(*This paragraph was continued from the previous topic:”What is the thing that you love?”)
I went back home, and I tried to remember the interests that I immersed myself in. Discovering my interests was like a journey and I surprisingly became aware that I had misunderstood myself. I asked myself, “What is the thing that you couldn’t stop doing?”. I tried to remember what I was involved in. Here is the list: dancing classic ballet, rhythmic gymnastics, singing a song, drawing pictures, and figure skating. Interestingly, I loved to do these activities, however, I stopped doing some now. For example, I stopped training in rhythmic gymnastics when I graduated from high school. Even though I was obsessed, I stopped dancing.
I needed to look at these personal experiences objectively because Japanese society has affected my thinking. Almost all Japanese have a strong belief that people should achieve one thing in their lives. For example, professional Sushi chefs need to train for at least 10 years under experts. After the training terms, they can be professional chefs, thus achieving the ideal life for Japanese people. They strongly believe that the most important thing is the improvement of one specific thing. Therefore, cases, where people are multi-talented, are rare in Japan. For example, a person is a knowledgeable doctor and a talented cellist.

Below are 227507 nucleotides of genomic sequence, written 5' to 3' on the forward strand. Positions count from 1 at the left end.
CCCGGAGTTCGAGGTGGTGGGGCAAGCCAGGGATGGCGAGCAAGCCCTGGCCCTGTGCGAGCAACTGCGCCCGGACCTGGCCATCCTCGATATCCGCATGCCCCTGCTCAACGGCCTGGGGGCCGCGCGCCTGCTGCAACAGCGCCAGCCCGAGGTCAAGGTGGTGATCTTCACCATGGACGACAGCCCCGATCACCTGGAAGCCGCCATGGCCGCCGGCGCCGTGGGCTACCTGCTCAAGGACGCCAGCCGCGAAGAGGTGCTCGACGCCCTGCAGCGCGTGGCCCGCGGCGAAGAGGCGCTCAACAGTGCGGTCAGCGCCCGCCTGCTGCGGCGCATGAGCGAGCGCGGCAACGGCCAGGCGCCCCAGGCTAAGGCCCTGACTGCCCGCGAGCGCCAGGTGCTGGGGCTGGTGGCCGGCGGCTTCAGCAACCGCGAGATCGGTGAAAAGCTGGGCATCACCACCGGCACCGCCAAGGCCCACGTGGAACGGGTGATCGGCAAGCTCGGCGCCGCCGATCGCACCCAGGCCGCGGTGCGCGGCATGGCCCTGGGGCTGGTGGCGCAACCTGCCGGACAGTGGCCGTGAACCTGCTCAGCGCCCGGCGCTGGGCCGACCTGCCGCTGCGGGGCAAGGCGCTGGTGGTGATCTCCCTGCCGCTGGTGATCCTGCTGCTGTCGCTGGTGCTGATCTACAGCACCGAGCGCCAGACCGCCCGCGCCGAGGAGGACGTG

I reached a conclusion from my research: having experiences that you obsess about is not harmful to life. The pieces of these different learning will become a treasure for your life.
In addition, I guess that I might have abilities that I am not aware of. I haven’t discovered where is my hidden talent yet. In the end, I think that discovering your talents is the real journey of life.